Interview | Psychojet

MEG caught up with Northern rockers Psychojet, just as the band and original member Pete decided to go their separate ways. The band did say are “very close to securing a replacement”, so we can hopefully look forward to catching them on the festival circuit this summer.

Thanks for agreeing to the interview. Tell us a bit about how you formed?
Lewis: Myself, Pete and Philly all played previously in a wedding band and out of that we started writing material as a creative outlet some a few ideas we had.

Philip: After playing together for a few months we had a handful of songs in place but decided that a fourth member could add another dimension to our sound, which is when we advertised for a second guitarist.

Adam: I answered an ad on, met up with Lewis, Philly and Pete, and we started gigging. The rest is history. Not a particularly integral part of history, but history nonetheless.

The debut album, The Sea Is Never Full is really good. Are you pleased with its reception?
Philip: Yes extremely pleased. Looking back there are a few things I might have changed around drum sound, but I leave that aside and take note for when we go back into the studio. When I look at our download statistics it’s so encouraging that people are taking the time to listen to us on the other side of the world, considering I never thought people outside of Ireland would hear our music.

Adam: I feel we all could have recorded our parts better. I was using a really heavy-duty plectrum for some stupid reason, and should have been using a light gauge; as a result a lot of the palm-muting sounds wick.

But for a band to have gone from nothing to producing a full album within less than a year of meeting is quite good. Next up is the difficult second album – minus our original guitarist Pete, unfortunately. He’ll be missed.

What were your key musical influences growing up?
Lewis: I listened to a lot of The Smiths, Pixies, Rush, Smashing Pumpkins. I think my first exposure to instrumental was a mate lending me ‘The Earth Is Not A Cold Dead Place’ when it was released and I was hooked on post rock.

Philip: Growing up I listened to a lot of Red Hot Chili Peppers, Incubus, Nirvana and Foo Fighters to name a few. I wasn’t massively into instrumental until Psychojet started and now it forms the majority of what I listen to.

Adam: Largely Sixties music – the Doors, the Beatles, Janis Joplin, and Love. To the hilarity of my mates, I also listened to tons of Bjork; I owned all her albums by about age 16. Gradually the mirth of my friends gave way to interest, and now many of them listen to Bjork too. Needless to say, I had the last laugh.

People tend to classify music without vocals as ‘instrumental music’, in a way that they don’t with, say, music without piano. Do you get fed up answering questions about the lack of vocals etc, etc?
Lewis: We became an instrumental act partly by accident, in that we were just jamming out til such times as we found a vocalist. None of us were particularly interested in writing lyrics, and we were all listening to a lot of instrumental music anyway. It just so happened we enjoyed our music without words and thought they were interesting enough to carry without a front man.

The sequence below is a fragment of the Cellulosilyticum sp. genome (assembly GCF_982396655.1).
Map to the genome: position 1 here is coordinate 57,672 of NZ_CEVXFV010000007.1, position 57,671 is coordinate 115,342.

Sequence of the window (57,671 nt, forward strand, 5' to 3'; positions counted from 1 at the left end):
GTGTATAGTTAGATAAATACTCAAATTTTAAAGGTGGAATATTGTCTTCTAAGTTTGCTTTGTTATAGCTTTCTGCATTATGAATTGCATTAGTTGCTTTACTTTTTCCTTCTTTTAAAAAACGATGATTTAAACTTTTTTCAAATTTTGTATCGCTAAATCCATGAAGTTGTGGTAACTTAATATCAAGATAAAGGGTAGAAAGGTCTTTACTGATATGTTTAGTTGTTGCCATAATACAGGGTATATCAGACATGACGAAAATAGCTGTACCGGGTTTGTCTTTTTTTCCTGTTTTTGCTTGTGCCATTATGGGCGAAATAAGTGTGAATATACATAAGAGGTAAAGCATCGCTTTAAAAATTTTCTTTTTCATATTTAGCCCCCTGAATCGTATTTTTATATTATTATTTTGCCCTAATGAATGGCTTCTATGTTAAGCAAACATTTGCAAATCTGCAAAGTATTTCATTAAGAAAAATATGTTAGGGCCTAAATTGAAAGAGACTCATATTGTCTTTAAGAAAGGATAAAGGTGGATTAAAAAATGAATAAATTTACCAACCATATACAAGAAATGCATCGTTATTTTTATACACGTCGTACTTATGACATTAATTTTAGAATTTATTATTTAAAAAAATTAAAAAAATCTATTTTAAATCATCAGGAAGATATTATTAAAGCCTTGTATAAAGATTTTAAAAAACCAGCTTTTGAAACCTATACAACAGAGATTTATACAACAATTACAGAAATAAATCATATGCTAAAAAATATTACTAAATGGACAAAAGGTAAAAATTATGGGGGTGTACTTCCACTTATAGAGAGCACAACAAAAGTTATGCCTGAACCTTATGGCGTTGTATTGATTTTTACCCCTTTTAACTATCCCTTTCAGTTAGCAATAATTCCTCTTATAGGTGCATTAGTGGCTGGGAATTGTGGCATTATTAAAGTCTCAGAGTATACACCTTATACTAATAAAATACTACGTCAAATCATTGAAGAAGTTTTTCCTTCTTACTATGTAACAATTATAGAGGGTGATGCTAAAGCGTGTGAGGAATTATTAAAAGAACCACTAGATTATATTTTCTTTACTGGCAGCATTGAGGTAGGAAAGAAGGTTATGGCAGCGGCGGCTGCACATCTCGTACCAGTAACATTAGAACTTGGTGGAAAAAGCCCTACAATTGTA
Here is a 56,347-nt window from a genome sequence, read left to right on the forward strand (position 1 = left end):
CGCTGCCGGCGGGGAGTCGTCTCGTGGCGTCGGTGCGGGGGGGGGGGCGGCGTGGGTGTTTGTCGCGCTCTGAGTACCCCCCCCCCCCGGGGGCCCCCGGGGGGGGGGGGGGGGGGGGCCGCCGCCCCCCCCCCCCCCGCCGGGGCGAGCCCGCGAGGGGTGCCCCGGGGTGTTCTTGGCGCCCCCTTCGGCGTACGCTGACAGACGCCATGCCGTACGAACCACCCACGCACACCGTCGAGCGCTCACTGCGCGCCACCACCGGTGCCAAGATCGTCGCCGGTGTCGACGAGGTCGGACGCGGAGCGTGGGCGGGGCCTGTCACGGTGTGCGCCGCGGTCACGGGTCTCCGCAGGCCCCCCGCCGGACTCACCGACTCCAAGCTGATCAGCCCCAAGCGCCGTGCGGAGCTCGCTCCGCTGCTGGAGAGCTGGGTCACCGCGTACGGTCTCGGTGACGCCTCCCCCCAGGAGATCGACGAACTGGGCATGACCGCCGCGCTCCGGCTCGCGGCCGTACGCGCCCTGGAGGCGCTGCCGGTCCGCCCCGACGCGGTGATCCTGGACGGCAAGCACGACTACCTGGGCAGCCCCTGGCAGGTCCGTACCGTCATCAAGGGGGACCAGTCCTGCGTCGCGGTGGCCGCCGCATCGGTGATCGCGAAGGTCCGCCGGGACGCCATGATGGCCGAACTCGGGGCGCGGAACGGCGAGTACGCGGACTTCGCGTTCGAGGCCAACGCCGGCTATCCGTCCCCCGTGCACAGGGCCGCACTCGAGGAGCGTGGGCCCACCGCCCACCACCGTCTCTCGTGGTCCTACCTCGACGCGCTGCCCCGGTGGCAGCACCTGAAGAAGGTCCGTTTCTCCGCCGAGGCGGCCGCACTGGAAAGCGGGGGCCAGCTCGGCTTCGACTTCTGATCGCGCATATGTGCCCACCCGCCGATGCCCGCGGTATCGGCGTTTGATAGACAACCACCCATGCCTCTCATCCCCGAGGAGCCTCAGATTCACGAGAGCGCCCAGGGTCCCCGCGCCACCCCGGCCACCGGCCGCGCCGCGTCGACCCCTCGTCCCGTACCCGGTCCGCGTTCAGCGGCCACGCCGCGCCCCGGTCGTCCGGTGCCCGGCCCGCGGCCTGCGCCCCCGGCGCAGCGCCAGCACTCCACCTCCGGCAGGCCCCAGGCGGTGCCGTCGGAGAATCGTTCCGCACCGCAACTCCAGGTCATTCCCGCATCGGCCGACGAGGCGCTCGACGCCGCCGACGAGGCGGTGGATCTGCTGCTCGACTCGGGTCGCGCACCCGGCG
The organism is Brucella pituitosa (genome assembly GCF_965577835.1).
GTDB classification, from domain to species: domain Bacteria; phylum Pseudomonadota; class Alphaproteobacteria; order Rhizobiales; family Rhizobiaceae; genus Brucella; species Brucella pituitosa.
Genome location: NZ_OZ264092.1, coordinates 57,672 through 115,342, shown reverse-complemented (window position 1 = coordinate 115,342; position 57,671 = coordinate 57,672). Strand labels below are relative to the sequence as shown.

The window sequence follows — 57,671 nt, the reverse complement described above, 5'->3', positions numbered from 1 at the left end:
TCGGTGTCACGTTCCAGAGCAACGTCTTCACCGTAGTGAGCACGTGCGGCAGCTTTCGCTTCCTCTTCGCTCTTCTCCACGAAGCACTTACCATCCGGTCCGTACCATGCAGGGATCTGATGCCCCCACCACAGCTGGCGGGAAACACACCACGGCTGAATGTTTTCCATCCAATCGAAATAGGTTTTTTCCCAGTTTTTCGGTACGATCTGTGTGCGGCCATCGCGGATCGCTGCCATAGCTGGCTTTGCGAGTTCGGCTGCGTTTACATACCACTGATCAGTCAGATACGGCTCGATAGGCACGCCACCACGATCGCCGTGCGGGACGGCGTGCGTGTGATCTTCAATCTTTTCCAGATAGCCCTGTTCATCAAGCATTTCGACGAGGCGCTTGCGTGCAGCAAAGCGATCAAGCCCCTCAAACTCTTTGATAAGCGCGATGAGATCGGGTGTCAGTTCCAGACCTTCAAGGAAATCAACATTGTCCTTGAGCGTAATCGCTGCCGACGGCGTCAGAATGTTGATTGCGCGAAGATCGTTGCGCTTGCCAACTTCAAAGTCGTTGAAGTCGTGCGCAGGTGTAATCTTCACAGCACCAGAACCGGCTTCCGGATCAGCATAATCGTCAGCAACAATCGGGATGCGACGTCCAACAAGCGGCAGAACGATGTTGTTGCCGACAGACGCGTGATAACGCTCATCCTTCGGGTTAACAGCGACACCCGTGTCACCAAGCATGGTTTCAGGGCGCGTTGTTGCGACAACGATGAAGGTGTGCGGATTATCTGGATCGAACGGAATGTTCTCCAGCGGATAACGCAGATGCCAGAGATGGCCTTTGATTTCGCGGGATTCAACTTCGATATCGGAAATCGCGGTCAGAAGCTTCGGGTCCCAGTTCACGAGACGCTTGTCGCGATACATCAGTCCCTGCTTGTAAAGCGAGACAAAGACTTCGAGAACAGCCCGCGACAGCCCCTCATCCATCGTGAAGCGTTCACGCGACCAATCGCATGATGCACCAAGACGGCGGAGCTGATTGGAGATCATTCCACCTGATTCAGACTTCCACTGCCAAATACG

Adam: The absence of vocals probably allows for less conventional arrangements; for example, who could imagine a vocalist singing along to ‘7/6’? That would be unwise – maybe even unsafe.

What’s the story with your band name?
Adam: It’s a corruption of Side Project. Not all of us loved it at first, but we have warmed to it.

Despite the doom and gloom written about the music industry it seems to me that the Irish music scene is in fairly rude health. What do you think?
Lewis: There are so many good local bands at the minute, ASIWYFA sounding massive with their latest, Kasper Rosa just finished touring their Icebreaker EP. ENEMIES, The Continuous Battle of Order, Adebisi Shank, the list goes on. In addition to that there are a lot of opportunities for bands to get gigs now, with the help of down to earth promoters. We’re in good shape.

Adam: I’d say excellent shape – I rarely see a band I don’t like. I’m sure we could take on England, the USA, continental Europe or anyone else in terms of decent-bands-per-head-of-population. Ireland could take them all in a fight.

Any other current music jumping out at you right now?
Lewis: My tastes are largely instrumental so have been enjoying a Spanish act Jardín de la Croix, as well as Portico Quartet and a Swedish guy called Musette who released probably my favourite album of last year, it’s called ‘Drape Me In Velvet’. The Samuel Jackson Five album was up there too, Cloudkicker’s stuff is always crazy good, and we saw Russian Circles in Belfast last year too – great live show. I’ll keep quiet now.

Adam: The drum-and-bass artist Chinensis is great, and the English rock band Future of the Left too. Last year, my favourite album was Beth Jeans Houghton’s debut – it really was amazing.

Philip: Listening to lots of Cloudkicker, the new ASIWYFA is their best yet, along with some others like Stone Sour and Coheed and Cambria.

Finally, what’s next for Psychojet?
Lewis: Well we are in the process of recruiting another guitarist, Pete has decided to move onto pastures new and we wish him well for that. We are very close to securing a replacement and once done we aim to write some new material and hit the festivals over the summer – if any will have us! If we do get onto any, we’ll let you know and hopefully see some of you there.

Killian Laher

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